As you can see, there are four radio buttons for each game and a fifth if the game is Final. In the below example, all of this Friday's games have already occurred and that result is listed inside the "Final" dashed box (Michigan State winning in a shootout, Michigan win in regulation, and a Wisconsin win in overtime). The top row of radio buttons are designed to allow you to select to ignore a game (far left), choose a win for the first team listed (2nd from left), choose a tie according to the NCAA (2nd from right), and choose a win for the second team listed (far right) for each game where the first team listed is the road team unless the game is at a neutral site. The button for a tie will not be available for most playoff games.

click the IMAGE FOR A LARGER VERSION

click the IMAGE FOR A LARGER VERSION

If you choose a tie in a regular season game in the Big Ten or NCHC, an additional selection will be required for who wins the shootout and gets the extra point in conference standings. As you can see to the right, the top row of results has changed to red because the Final results were overridden by choosing PSU to win in a shootout instead of a Michigan win in regulation and a Minnesota win instead of a Wisconsin win in overtime.

For all playoff games except the NCHC third place game, the only options will be ignoring the game and choosing a winner. The predictor also won't display the third game of a best of three series unless your inputs for the first two games necessitate a third game. It also won't properly seed the Big Ten tournament until you input all 6 results for this week's games. The neutral-site conference tournament games next weekend for all other conferences won't be properly filled in until you select results of this week's quarterfinal series. The conference finals automatically populate based on your semifinal results and all you have to do to see your predicted final pairwise rankings is hit the refresh button above the rankings on the right side of the page. Finally, there is a "Reset all selections..." on the bottom of the page to allow you erase everything and start off with whatever games are final (final results refresh approximately every 10 minutes throughout game nights).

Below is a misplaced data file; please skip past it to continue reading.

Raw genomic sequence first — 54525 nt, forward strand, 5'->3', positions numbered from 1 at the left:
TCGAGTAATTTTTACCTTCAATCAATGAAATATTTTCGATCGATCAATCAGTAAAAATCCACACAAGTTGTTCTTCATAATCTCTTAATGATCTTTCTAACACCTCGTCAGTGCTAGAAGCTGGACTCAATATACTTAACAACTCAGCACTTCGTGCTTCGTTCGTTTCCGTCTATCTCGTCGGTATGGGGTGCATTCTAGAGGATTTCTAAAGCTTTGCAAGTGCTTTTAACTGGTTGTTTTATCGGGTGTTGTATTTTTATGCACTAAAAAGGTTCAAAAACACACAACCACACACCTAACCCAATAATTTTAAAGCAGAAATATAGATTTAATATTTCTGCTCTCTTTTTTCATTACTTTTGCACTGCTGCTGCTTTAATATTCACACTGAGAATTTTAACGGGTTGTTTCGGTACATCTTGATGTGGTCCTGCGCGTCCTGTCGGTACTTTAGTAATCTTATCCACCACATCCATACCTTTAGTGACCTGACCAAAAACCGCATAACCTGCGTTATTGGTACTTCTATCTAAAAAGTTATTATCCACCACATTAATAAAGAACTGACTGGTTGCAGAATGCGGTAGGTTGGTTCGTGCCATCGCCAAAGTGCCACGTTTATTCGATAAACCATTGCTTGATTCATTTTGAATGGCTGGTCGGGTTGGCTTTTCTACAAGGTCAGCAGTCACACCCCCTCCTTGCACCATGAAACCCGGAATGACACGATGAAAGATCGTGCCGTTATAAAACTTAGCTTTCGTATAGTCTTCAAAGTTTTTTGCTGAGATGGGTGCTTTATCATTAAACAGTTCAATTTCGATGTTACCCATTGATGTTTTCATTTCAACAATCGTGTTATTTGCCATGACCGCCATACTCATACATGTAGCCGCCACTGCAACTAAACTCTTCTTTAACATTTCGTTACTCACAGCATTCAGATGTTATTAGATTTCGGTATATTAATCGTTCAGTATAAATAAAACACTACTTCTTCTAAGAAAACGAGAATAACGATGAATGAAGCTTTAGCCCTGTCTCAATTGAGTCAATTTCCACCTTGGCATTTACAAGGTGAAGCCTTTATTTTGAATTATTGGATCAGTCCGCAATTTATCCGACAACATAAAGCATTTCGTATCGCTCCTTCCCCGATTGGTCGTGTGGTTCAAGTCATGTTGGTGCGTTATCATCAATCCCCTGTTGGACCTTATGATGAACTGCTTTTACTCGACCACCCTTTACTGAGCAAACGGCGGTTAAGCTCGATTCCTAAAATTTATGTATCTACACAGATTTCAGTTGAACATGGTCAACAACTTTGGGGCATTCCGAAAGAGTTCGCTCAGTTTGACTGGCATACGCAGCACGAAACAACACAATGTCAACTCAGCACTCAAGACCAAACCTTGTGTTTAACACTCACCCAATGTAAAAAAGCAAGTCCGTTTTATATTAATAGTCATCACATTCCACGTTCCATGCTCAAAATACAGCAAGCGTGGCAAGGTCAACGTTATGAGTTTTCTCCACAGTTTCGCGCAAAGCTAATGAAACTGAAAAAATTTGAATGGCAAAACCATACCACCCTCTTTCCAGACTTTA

Tyler worked very hard to understand all the minutia and make everything calculate properly, and hopefully later we'll publish a full primer explaining many of the little details that make it so hard to reproduce what the other major sites are displaying and I'm thrilled to present this crazy fast pairwise predictor for your enjoyment. Soon enough, we'll have each team's pairwise details clickable from our predictor, but for now, enjoy the freedom to see what things will look like based on what you think or hope will happen over the next two weeks:

pairwise.techhockeyguide.com

Special thanks to Jim Dahl for all his help in explaining where I was making mistakes along the way in trying to use his data on Sioux Sports as my guide to properly calculate RPI, which made explaining each step to Tyler far easier. If there is anything you'd like to see in our predictor for the future, feel free to contact us with your suggestions.